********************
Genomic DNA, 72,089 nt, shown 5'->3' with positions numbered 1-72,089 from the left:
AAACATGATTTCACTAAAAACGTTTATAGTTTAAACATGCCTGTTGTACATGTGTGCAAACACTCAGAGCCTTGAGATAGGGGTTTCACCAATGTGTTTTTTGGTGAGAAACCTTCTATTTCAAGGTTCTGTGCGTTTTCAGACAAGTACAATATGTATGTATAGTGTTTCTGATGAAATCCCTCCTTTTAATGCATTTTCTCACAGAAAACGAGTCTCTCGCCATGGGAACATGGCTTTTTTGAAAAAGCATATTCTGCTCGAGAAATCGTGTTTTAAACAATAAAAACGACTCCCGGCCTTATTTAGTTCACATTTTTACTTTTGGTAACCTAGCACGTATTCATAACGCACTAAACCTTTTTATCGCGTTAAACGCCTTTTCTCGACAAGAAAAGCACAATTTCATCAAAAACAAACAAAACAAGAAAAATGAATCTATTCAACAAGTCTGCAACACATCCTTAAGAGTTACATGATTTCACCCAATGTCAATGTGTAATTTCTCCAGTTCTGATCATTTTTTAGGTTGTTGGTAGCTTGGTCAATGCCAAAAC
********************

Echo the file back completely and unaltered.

Genomic DNA, 72,089 nt, shown 5'->3' with positions numbered 1-72,089 from the left:
AAACATGATTTCACTAAAAACGTTTATAGTTTAAACATGCCTGTTGTACATGTGTGCAAACACTCAGAGCCTTGAGATAGGGGTTTCACCAATGTGTTTTTTGGTGAGAAACCTTCTATTTCAAGGTTCTGTGCGTTTTCAGACAAGTACAATATGTATGTATAGTGTTTCTGATGAAATCCCTCCTTTTAATGCATTTTCTCACAGAAAACGAGTCTCTCGCCATGGGAACATGGCTTTTTTGAAAAAGCATATTCTGCTCGAGAAATCGTGTTTTAAACAATAAAAACGACTCCCGGCCTTATTTAGTTCACATTTTTACTTTTGGTAACCTAGCACGTATTCATAACGCACTAAACCTTTTTATCGCGTTAAACGCCTTTTCTCGACAAGAAAAGCACAATTTCATCAAAAACAAACAAAACAAGAAAAATGAATCTATTCAACAAGTCTGCAACACATCCTTAAGAGTTACATGATTTCACCCAATGTCAATGTGTAATTTCTCCAGTTCTGATCATTTTTTAGGTTGTTGGTAGCTTGGTCAATGCCAAAAC